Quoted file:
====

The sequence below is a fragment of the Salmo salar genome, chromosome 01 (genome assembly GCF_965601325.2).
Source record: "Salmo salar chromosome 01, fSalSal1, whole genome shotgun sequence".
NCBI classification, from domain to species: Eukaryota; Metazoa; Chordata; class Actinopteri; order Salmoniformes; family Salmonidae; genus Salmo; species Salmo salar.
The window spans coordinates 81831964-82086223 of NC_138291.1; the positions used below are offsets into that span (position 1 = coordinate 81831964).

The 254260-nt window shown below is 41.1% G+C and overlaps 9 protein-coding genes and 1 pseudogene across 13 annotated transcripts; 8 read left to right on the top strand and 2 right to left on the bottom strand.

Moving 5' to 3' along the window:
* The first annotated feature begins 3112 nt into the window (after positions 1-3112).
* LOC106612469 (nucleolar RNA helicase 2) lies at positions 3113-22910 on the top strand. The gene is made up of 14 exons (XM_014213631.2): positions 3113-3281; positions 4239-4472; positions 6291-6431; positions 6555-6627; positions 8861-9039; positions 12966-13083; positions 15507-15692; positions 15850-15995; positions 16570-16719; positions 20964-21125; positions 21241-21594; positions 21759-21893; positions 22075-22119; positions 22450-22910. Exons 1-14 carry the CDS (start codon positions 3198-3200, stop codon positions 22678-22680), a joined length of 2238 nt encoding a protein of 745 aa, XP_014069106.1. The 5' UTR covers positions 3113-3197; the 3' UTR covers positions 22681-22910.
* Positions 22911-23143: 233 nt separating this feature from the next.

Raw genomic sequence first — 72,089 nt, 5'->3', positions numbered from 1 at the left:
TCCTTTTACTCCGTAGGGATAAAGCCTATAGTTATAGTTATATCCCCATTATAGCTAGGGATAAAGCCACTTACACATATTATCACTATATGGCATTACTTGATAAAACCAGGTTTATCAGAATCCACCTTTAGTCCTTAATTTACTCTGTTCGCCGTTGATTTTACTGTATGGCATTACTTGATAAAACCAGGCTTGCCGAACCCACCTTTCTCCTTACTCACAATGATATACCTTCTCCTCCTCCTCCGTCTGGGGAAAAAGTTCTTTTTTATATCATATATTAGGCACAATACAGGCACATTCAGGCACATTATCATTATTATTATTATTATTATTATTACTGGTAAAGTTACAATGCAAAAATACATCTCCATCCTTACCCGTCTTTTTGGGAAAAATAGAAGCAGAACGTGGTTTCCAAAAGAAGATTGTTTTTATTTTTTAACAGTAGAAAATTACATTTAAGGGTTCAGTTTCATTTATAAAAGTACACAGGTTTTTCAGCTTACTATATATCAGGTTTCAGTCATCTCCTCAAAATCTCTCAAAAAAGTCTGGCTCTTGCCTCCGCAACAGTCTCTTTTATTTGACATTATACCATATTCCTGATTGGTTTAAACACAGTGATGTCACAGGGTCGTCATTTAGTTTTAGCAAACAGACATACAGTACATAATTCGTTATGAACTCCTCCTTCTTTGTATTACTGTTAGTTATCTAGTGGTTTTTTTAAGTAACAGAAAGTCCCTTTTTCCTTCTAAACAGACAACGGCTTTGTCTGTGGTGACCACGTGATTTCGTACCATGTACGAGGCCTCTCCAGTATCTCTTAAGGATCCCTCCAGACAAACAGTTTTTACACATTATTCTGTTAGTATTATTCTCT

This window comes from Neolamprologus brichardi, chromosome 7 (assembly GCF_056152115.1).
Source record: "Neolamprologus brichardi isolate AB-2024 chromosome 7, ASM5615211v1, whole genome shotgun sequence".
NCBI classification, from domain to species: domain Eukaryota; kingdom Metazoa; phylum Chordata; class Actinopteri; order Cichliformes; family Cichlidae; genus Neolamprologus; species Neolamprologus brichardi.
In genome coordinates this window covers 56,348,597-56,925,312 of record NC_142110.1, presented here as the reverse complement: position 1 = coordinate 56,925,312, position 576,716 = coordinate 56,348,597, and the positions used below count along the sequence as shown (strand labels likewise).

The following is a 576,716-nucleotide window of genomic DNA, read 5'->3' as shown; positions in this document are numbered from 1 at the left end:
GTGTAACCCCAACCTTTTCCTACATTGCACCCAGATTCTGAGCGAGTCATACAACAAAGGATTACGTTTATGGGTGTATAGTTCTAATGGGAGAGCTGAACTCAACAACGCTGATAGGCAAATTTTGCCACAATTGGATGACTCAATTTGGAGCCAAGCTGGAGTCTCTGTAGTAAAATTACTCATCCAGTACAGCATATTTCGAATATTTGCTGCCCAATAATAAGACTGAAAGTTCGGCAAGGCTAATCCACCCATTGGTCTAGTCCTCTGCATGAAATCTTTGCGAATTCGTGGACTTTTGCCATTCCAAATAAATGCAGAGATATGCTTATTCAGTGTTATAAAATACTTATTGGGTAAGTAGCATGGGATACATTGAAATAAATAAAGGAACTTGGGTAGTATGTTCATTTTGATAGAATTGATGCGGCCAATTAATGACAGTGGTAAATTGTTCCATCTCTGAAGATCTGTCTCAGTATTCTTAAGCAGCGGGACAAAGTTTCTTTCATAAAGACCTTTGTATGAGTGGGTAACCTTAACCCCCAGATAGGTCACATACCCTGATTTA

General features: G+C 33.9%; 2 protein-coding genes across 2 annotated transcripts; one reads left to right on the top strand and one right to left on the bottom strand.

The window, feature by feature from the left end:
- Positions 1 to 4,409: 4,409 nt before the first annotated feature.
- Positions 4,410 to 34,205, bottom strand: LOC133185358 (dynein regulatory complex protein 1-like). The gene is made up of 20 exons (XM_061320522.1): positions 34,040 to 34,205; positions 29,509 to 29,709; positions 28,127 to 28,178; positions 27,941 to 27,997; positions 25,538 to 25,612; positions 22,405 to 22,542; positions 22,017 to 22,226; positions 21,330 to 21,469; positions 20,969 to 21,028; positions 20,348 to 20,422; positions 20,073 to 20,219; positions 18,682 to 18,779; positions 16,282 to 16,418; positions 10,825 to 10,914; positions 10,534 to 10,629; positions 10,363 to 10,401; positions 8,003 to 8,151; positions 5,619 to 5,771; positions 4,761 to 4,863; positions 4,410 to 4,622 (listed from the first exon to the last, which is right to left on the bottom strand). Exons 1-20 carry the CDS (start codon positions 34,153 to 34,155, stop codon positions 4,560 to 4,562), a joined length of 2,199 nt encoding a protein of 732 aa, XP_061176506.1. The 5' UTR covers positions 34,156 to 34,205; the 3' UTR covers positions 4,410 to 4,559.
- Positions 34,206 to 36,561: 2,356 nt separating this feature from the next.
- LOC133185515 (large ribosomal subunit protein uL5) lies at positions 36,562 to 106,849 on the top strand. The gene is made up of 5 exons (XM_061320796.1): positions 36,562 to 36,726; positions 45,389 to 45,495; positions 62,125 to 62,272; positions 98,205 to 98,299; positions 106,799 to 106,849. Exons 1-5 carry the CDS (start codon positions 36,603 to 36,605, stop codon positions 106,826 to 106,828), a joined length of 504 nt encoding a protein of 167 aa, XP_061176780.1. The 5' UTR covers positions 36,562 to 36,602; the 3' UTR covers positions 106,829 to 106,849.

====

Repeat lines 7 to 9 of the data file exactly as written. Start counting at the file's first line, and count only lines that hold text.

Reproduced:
* The first annotated feature begins 3112 nt into the window (after positions 1-3112).
* LOC106612469 (nucleolar RNA helicase 2) lies at positions 3113-22910 on the top strand. The gene is made up of 14 exons (XM_014213631.2): positions 3113-3281; positions 4239-4472; positions 6291-6431; positions 6555-6627; positions 8861-9039; positions 12966-13083; positions 15507-15692; positions 15850-15995; positions 16570-16719; positions 20964-21125; positions 21241-21594; positions 21759-21893; positions 22075-22119; positions 22450-22910. Exons 1-14 carry the CDS (start codon positions 3198-3200, stop codon positions 22678-22680), a joined length of 2238 nt encoding a protein of 745 aa, XP_014069106.1. The 5' UTR covers positions 3113-3197; the 3' UTR covers positions 22681-22910.
* Positions 22911-23143: 233 nt separating this feature from the next.